Want to work in finance and make a difference at the same time? Then, as Anne Hollowday discovers, the Public Sector could be exactly what you’re looking for.
For those interested in finance careers, the private sector, with its huge array of job opportunities and salaries to match, is often the first and sadly the only port of call for graduates. The public sector, supposedly occupied by ageing and stagnating employees, lacks a similar allure. But don’t believe the myths, or else you’ll count yourself out of a stimulating and challenging career that actually plays a role for the good of society.
From local government budgeting to leading central government strategic teams, or heading major organisations such as the NHS, the range of opportunities within the finance public sector is vast. The charity and not-for-profit sectors employ several graduates every year who wish to "give something back" to society. Schools, colleges, housing associations and other public services are also major employers in this dynamic and socially responsible sector.
Many people are drawn to the sector because it involves social awareness of public spending, and ensuring this is carried out properly. Another attraction is the extremely desirable nine-to-five working day, which casts a disdainful eye upon the private sector’s characteristic pattern of very long working hours.
Roles in finance often require a period of further study on the job. The Chartered Institute of Public Finance Accountants (CIPFA) is the only professional accountancy body that specialises in the public sector. It offers several financial qualifications to suit individuals. Whether it’s accountancy, finance management, or auditing that you’re interested in, many public sector employers will support you through study and exams. Alumni of CIPFA include the head of the NHS and the head of finance in the Home Civil Service.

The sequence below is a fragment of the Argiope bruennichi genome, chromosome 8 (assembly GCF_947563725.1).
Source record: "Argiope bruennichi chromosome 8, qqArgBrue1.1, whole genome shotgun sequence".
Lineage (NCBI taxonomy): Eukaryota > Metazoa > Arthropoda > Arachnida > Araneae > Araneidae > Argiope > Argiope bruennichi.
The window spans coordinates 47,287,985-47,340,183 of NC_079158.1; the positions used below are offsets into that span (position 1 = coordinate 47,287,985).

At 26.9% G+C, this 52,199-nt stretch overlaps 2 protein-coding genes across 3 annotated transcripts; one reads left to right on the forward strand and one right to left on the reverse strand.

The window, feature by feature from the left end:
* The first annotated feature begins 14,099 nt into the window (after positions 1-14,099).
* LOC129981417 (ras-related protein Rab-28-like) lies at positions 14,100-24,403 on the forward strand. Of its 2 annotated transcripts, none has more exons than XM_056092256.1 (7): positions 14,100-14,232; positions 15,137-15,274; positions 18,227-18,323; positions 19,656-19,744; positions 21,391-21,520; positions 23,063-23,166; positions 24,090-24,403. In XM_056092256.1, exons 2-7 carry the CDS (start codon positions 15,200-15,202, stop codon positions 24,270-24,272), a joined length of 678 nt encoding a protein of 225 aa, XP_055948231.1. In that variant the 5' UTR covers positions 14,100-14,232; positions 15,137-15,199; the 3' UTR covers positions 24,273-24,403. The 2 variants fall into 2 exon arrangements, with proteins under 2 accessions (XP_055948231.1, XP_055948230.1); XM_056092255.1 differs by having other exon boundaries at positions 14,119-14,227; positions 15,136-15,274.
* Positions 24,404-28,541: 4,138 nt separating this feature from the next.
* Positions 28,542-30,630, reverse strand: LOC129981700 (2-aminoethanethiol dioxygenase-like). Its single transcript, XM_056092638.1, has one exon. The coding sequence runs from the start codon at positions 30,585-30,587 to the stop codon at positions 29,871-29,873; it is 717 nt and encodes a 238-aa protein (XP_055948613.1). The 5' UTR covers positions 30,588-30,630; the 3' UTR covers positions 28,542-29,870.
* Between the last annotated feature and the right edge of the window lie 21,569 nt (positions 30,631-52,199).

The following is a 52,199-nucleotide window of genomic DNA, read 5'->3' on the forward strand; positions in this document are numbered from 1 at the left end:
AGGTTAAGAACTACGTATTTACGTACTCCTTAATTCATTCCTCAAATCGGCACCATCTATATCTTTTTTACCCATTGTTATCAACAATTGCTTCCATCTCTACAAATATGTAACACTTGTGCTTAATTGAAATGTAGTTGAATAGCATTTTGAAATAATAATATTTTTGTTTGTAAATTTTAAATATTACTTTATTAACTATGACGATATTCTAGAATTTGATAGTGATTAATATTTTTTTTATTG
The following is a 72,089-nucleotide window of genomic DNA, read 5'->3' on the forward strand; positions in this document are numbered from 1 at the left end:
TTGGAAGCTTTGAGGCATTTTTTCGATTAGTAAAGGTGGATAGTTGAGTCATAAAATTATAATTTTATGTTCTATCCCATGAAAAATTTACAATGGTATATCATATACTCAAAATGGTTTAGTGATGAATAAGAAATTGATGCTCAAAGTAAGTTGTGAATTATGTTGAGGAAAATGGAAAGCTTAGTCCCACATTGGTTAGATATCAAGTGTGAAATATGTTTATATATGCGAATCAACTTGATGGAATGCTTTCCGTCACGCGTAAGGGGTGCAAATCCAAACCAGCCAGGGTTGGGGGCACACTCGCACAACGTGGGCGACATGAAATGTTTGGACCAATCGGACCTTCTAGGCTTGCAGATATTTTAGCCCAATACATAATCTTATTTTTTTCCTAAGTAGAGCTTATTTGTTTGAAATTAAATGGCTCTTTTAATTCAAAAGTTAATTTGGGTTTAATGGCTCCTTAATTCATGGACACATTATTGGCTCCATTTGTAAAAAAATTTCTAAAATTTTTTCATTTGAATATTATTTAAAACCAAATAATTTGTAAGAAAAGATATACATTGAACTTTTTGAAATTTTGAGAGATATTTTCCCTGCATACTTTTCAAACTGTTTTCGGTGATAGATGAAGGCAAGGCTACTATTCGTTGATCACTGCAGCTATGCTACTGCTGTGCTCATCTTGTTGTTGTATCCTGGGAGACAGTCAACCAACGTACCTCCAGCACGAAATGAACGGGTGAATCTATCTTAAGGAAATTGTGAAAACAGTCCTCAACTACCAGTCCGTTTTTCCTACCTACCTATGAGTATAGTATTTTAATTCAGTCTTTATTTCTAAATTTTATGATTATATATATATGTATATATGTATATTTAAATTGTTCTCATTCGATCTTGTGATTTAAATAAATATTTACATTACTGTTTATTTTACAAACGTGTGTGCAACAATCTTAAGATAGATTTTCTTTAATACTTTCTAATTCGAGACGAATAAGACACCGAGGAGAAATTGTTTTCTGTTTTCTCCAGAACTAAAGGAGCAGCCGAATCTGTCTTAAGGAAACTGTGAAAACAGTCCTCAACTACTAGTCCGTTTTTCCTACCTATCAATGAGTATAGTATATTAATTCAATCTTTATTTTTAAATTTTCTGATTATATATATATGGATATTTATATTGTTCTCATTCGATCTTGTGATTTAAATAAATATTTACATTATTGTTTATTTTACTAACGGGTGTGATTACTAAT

There are also several graduate rotation schemes in local government and other public organisations, where you spend a period in each of several different financial disciplines. This flexibility enables graduates to select which area of finance they would like to focus upon and allows time for training, the development of prospects, and career progression.
Many people find working in the public sector an immensely rewarding career, because they’re not just earning money to boost shareholder profits or managing the finances of corporate businesses. Their work affects real people, with real and visible outcomes.
Ensuring the public receives the highest-quality service is the driving force behind public sector finance jobs. Often working to tight budgets and within specific deadlines, these roles can have a significant impact upon society as a whole. Competition for them can, therefore, be as fierce as in the private sector. Don’t assume that it will be an easy ride.
To successfully combine work and study, you need to be disciplined and hardworking. It is also imperative you are analytical, excellent with figures and quick-thinking. Teamwork and good communication skills are also desired.
To top it all, highly attractive benefits packages are available in this sector, including a big salary, public sector pension and a large holiday allowance, with the flexibility to accrue holidays through worked overtime.